Municipal Water Leader
  • Innovator

    Pipe Trek: Deep Trekker’s Hi-Tech Inspection Robots

    Every man-made structure eventually wears out. Municipal pipelines—some of which are more than 100 years old—are no exception. As infrastructure ages, the risk of breaks, cracks, and leaks grows. By conducting frequent routine inspections, cities and municipalities can discover issues before they become serious problems. To make sure that their pipelines meet regulatory requirements and performance standards, cities and municipalities are turning to trenchless technology, including pipe crawlers. Deep Trekker is one company that is developing new ways to make inspections simple, efficient, and more cost effective. Deep Trekker’s pipe crawlers are portable robotic systems with onboard cameras that allow for regular maintenance and inspections on pipes 6 inches in…

  • Innovator

    QuakeWrap’s Futuristic Materials Are Reshaping Pipe Manufacturing

    Mo Ehsani, PhD, PE, SE, the president of QuakeWrap, is on a mission to help irrigators in the United States combat the aging of their infrastructure and use new technologies to advance their water delivery potential. Dr. Ehsani was a professor of civil engineering at the University of Arizona when he began his pioneering work with fiber-reinforced polymer (FRP) technology in the late 1980s. FRP is composed of a polymer (such as epoxy, vinyl ester, or polyester) that is reinforced with a fiber (such as carbon, glass, Kevlar, or basalt). The fiber is the main source of strength and stiffness for FRP. In the most commonly used application of FRP,…

  • Photo portrait of Congresswoman Doris Matsui

    Building a Flood Control System for the 21st Century Congresswoman Doris Matsui

    Managing water in the West is a balancing act. It requires great coordination between our water resources managers and our flood control managers. While the water resources managers must carefully maximize water allocations each year, flood control managers must prepare for worst-case flood scenarios. In California’s Sacramento Valley, we are blessed with rivers and tributaries that provide a multitude of benefits to our agricultural, municipal, and industrial users. Those same rivers, though, can deliver a torrent of flood water in a very short time frame. That is why our region has had and will continue to have a laser-like focus on raising the level of the Sacramento region’s flood protection.…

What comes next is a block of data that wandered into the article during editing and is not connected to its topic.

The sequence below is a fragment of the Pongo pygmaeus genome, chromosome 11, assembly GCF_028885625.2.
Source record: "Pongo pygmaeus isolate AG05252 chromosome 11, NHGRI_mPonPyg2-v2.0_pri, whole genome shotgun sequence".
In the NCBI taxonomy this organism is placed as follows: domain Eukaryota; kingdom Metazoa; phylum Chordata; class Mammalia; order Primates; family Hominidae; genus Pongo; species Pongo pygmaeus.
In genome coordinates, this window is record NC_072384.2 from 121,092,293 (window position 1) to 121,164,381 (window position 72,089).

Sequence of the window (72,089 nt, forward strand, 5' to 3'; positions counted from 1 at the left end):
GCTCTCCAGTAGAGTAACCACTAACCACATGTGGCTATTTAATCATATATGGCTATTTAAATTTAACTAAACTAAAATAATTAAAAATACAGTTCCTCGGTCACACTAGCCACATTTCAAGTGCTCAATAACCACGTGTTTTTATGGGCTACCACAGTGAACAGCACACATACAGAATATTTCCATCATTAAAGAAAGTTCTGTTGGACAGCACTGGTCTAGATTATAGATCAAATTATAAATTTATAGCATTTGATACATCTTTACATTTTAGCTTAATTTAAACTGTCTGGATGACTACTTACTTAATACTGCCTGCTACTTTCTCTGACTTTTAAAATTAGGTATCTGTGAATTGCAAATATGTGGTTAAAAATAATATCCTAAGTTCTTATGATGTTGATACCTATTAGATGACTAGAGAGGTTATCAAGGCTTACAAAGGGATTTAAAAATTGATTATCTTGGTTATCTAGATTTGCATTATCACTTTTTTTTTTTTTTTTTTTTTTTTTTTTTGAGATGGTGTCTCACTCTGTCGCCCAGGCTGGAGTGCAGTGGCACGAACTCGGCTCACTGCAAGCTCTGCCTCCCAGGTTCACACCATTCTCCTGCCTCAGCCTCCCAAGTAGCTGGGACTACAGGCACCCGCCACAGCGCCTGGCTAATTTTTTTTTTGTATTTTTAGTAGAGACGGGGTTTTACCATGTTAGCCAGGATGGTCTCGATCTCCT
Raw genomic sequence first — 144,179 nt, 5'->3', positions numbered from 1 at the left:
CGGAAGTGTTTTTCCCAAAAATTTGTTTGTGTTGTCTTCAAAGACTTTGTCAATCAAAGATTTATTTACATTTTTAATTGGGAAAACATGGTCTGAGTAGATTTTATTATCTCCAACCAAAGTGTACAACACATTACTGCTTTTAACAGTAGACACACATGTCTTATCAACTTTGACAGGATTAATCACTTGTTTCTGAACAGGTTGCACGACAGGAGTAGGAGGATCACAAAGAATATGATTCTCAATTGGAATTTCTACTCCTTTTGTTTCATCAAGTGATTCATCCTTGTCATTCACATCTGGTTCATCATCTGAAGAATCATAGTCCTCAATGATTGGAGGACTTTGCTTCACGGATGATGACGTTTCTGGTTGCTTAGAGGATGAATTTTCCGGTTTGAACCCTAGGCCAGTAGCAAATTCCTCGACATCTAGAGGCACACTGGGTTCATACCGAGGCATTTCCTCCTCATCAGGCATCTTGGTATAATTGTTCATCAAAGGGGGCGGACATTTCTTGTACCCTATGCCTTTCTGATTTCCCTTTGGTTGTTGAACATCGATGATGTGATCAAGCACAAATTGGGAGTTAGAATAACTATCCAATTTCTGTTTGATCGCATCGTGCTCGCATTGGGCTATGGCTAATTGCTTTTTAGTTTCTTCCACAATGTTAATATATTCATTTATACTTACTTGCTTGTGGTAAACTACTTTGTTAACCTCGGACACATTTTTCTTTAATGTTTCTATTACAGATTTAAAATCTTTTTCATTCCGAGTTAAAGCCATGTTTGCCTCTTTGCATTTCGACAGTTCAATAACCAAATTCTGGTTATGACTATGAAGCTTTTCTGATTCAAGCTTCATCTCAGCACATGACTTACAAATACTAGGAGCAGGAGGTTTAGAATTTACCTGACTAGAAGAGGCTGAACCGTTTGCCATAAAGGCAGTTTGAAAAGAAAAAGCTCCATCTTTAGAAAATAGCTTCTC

• News

    Sustainable Resource Management in San Antonio

    At the spot where water from the San Antonio Water System’s (SAWS) Dos Rios Water Recycling Center cascades 50 feet down into the river, a visitor from a group of international guests gently wept. When asked if everything was alright, he nodded. “I’m ok,” the visitor said. “It’s just that in my country, we don't even have water like this to drink. And here you can just send it into the river.” The group had come because they heard that Dos Rios, SAWS’s largest water recycling center, is the place to learn about sustainable resource management in wastewater. As Texans are prone to brag, the Dos Rios staff will boast…

  • News

    Getting to Yes on Flood Protection A Case Study in Army Corps 408 Permitting

    The U.S. Army Corps of Engineers and Nebraska’s Papio-Missouri River Natural Resources District (P-MRNRD) share a common goal of preventing loss of life and property through effective floodplain management. However, while trying to achieve this critical goal, both organizations found themselves struggling to effectively work through a permission process required to perform federally mandated enhancements to existing levees on the Missouri River to ensure public safety during a flooding event. In 2006, the Federal Emergency Management Agency (FEMA), operating under the Flood Map Modernization Presidential Initiative, began to remap the Missouri River floodplains and update the base flood elevations to ensure sufficient freeboard for 100-year flood protection. During the process,…